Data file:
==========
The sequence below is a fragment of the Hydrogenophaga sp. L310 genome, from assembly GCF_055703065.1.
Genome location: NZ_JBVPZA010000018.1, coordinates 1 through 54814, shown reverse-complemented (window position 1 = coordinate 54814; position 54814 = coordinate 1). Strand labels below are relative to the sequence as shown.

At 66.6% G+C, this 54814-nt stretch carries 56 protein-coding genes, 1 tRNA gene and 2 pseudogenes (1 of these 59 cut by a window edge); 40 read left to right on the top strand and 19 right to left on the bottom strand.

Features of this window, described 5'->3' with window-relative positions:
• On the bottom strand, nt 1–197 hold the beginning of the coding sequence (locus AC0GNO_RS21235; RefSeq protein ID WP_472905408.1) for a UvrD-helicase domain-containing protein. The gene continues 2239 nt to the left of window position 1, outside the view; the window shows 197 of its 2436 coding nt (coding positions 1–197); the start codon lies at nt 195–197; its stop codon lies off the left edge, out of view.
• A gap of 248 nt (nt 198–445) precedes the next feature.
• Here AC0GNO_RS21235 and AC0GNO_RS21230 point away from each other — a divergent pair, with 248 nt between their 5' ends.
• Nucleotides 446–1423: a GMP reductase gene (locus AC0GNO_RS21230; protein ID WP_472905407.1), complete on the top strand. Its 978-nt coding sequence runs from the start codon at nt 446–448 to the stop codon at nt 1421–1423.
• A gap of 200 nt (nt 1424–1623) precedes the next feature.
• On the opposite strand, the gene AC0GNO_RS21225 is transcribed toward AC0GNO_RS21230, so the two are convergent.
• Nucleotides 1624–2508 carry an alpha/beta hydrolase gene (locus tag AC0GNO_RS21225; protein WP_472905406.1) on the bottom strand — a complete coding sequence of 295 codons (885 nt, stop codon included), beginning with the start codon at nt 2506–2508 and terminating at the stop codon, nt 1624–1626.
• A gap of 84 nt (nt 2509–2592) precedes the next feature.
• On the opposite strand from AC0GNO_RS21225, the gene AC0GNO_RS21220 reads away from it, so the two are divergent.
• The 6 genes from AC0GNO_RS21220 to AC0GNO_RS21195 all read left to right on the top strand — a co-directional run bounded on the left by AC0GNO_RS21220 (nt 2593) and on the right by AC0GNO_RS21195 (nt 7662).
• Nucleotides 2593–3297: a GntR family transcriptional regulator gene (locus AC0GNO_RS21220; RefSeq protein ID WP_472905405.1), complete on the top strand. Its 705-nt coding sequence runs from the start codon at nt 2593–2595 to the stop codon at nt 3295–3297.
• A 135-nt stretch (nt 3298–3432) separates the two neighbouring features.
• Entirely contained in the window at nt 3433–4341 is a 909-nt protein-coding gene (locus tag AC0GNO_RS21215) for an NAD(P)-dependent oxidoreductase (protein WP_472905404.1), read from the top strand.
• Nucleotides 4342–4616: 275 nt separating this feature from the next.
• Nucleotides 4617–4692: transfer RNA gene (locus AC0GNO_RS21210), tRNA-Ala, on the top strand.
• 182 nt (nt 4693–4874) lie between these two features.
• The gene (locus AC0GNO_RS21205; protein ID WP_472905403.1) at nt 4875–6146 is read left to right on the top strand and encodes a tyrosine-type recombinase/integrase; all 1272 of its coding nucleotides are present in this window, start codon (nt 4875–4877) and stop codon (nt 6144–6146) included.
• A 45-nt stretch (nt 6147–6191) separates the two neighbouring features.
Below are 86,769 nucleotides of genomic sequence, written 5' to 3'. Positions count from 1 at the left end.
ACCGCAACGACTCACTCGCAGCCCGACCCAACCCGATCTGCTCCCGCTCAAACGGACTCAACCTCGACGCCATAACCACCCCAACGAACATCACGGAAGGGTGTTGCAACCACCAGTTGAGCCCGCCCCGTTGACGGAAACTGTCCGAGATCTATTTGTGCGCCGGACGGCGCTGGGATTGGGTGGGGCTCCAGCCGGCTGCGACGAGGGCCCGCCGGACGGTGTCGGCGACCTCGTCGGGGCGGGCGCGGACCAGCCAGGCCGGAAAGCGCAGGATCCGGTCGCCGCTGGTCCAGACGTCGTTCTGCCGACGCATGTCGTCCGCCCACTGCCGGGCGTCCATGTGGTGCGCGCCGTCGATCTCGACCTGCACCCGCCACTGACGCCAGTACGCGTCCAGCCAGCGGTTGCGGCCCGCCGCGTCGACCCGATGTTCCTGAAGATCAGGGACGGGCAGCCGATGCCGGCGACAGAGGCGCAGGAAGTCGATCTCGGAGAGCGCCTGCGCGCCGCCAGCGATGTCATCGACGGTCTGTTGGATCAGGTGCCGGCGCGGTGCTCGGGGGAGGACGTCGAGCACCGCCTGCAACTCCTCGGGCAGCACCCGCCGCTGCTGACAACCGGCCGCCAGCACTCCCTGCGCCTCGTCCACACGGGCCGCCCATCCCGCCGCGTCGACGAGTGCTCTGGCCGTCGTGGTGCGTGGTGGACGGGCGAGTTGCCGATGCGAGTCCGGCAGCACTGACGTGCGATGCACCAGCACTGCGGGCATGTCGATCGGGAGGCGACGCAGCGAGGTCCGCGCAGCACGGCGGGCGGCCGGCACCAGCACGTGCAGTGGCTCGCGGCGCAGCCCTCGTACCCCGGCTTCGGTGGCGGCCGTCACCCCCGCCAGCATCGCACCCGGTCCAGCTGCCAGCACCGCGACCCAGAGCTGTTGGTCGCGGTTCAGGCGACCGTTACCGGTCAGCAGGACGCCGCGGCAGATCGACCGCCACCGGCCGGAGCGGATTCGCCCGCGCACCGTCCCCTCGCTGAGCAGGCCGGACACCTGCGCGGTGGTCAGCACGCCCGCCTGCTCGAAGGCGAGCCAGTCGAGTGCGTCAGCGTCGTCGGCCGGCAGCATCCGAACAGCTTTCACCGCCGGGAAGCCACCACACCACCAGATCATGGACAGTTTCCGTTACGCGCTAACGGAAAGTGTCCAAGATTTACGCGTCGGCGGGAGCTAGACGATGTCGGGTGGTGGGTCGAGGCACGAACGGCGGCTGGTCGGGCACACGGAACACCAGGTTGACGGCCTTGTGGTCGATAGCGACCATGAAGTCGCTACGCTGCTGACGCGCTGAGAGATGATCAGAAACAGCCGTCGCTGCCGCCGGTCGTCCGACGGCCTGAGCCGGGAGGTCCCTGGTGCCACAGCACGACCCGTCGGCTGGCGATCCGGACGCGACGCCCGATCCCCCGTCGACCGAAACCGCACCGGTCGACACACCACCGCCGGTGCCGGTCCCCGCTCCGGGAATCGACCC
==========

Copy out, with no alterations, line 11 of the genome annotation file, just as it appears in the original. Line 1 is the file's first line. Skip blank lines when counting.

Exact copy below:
• Nucleotides 1624–2508 carry an alpha/beta hydrolase gene (locus tag AC0GNO_RS21225; protein WP_472905406.1) on the bottom strand — a complete coding sequence of 295 codons (885 nt, stop codon included), beginning with the start codon at nt 2506–2508 and terminating at the stop codon, nt 1624–1626.